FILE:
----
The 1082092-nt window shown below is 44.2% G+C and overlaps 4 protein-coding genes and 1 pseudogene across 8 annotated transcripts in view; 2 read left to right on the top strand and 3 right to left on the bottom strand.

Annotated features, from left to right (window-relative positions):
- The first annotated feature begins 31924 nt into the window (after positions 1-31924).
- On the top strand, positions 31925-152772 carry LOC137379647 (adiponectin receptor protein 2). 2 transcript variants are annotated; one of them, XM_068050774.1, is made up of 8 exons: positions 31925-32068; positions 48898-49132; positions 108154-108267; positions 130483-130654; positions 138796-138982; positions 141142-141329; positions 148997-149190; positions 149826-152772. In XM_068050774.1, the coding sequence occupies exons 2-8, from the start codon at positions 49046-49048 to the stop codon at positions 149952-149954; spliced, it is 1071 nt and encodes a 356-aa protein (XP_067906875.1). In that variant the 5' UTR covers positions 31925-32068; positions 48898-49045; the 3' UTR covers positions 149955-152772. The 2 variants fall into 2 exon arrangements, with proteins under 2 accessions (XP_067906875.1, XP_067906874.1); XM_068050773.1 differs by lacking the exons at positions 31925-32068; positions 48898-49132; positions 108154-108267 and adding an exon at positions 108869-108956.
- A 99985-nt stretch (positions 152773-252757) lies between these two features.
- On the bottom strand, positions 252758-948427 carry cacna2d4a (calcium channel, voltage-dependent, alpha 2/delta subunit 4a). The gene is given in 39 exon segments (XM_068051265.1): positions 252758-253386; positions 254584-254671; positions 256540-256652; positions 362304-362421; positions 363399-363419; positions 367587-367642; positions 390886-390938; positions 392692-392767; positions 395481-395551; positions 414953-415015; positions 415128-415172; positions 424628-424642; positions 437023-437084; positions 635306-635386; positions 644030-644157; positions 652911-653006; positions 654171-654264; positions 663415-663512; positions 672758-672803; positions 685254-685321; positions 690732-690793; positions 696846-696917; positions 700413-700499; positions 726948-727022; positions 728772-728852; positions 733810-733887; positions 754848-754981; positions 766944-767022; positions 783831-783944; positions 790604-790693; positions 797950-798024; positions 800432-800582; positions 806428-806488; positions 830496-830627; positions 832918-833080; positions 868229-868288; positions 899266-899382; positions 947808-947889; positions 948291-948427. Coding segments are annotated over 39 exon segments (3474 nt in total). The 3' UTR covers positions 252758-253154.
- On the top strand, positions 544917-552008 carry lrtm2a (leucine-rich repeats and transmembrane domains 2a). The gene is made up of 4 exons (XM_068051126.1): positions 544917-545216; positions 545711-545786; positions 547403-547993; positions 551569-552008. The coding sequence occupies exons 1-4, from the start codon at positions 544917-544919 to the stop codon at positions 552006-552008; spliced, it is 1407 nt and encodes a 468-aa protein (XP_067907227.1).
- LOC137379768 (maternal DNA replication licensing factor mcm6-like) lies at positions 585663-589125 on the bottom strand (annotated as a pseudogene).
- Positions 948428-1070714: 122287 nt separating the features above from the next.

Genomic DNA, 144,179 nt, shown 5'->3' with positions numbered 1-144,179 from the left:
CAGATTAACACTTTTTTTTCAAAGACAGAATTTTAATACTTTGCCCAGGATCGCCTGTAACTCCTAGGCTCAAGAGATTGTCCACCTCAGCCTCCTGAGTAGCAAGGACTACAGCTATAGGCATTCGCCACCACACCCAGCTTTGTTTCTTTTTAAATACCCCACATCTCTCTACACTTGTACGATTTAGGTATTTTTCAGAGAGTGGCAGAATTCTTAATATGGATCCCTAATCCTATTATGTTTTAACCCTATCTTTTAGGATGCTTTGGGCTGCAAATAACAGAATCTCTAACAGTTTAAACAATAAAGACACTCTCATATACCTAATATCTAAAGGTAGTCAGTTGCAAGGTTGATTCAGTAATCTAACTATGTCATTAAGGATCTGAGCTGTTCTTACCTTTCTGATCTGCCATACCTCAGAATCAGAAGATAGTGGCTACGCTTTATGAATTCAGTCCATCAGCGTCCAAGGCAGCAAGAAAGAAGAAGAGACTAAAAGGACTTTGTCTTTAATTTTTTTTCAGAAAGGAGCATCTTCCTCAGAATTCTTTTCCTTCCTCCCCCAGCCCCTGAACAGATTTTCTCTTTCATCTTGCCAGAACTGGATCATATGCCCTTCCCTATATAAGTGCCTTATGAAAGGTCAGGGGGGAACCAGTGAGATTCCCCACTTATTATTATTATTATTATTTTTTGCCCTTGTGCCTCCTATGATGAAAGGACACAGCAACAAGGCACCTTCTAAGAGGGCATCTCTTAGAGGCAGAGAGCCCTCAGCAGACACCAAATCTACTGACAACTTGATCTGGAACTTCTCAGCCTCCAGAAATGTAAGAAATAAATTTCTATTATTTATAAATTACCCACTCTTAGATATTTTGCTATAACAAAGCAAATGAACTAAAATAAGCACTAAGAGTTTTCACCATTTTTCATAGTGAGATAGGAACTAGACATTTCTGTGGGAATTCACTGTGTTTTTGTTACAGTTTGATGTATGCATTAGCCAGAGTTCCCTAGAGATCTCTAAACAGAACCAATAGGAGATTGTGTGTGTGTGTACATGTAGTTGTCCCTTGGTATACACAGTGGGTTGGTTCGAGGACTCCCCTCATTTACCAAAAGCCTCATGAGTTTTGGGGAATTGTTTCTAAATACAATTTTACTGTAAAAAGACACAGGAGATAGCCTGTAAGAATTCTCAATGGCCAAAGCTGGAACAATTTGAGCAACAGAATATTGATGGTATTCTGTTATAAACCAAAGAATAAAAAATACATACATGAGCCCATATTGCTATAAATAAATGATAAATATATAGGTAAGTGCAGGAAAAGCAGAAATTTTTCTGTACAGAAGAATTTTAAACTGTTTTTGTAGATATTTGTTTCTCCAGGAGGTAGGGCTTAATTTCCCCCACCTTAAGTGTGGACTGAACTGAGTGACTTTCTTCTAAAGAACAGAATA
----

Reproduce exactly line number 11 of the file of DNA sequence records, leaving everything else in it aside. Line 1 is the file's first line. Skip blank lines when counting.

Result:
CAGATTAACACTTTTTTTTCAAAGACAGAATTTTAATACTTTGCCCAGGATCGCCTGTAACTCCTAGGCTCAAGAGATTGTCCACCTCAGCCTCCTGAGTAGCAAGGACTACAGCTATAGGCATTCGCCACCACACCCAGCTTTGTTTCTTTTTAAATACCCCACATCTCTCTACACTTGTACGATTTAGGTATTTTTCAGAGAGTGGCAGAATTCTTAATATGGATCCCTAATCCTATTATGTTTTAACCCTATCTTTTAGGATGCTTTGGGCTGCAAATAACAGAATCTCTAACAGTTTAAACAATAAAGACACTCTCATATACCTAATATCTAAAGGTAGTCAGTTGCAAGGTTGATTCAGTAATCTAACTATGTCATTAAGGATCTGAGCTGTTCTTACCTTTCTGATCTGCCATACCTCAGAATCAGAAGATAGTGGCTACGCTTTATGAATTCAGTCCATCAGCGTCCAAGGCAGCAAGAAAGAAGAAGAGACTAAAAGGACTTTGTCTTTAATTTTTTTTCAGAAAGGAGCATCTTCCTCAGAATTCTTTTCCTTCCTCCCCCAGCCCCTGAACAGATTTTCTCTTTCATCTTGCCAGAACTGGATCATATGCCCTTCCCTATATAAGTGCCTTATGAAAGGTCAGGGGGGAACCAGTGAGATTCCCCACTTATTATTATTATTATTATTTTTTGCCCTTGTGCCTCCTATGATGAAAGGACACAGCAACAAGGCACCTTCTAAGAGGGCATCTCTTAGAGGCAGAGAGCCCTCAGCAGACACCAAATCTACTGACAACTTGATCTGGAACTTCTCAGCCTCCAGAAATGTAAGAAATAAATTTCTATTATTTATAAATTACCCACTCTTAGATATTTTGCTATAACAAAGCAAATGAACTAAAATAAGCACTAAGAGTTTTCACCATTTTTCATAGTGAGATAGGAACTAGACATTTCTGTGGGAATTCACTGTGTTTTTGTTACAGTTTGATGTATGCATTAGCCAGAGTTCCCTAGAGATCTCTAAACAGAACCAATAGGAGATTGTGTGTGTGTGTACATGTAGTTGTCCCTTGGTATACACAGTGGGTTGGTTCGAGGACTCCCCTCATTTACCAAAAGCCTCATGAGTTTTGGGGAATTGTTTCTAAATACAATTTTACTGTAAAAAGACACAGGAGATAGCCTGTAAGAATTCTCAATGGCCAAAGCTGGAACAATTTGAGCAACAGAATATTGATGGTATTCTGTTATAAACCAAAGAATAAAAAATACATACATGAGCCCATATTGCTATAAATAAATGATAAATATATAGGTAAGTGCAGGAAAAGCAGAAATTTTTCTGTACAGAAGAATTTTAAACTGTTTTTGTAGATATTTGTTTCTCCAGGAGGTAGGGCTTAATTTCCCCCACCTTAAGTGTGGACTGAACTGAGTGACTTTCTTCTAAAGAACAGAATA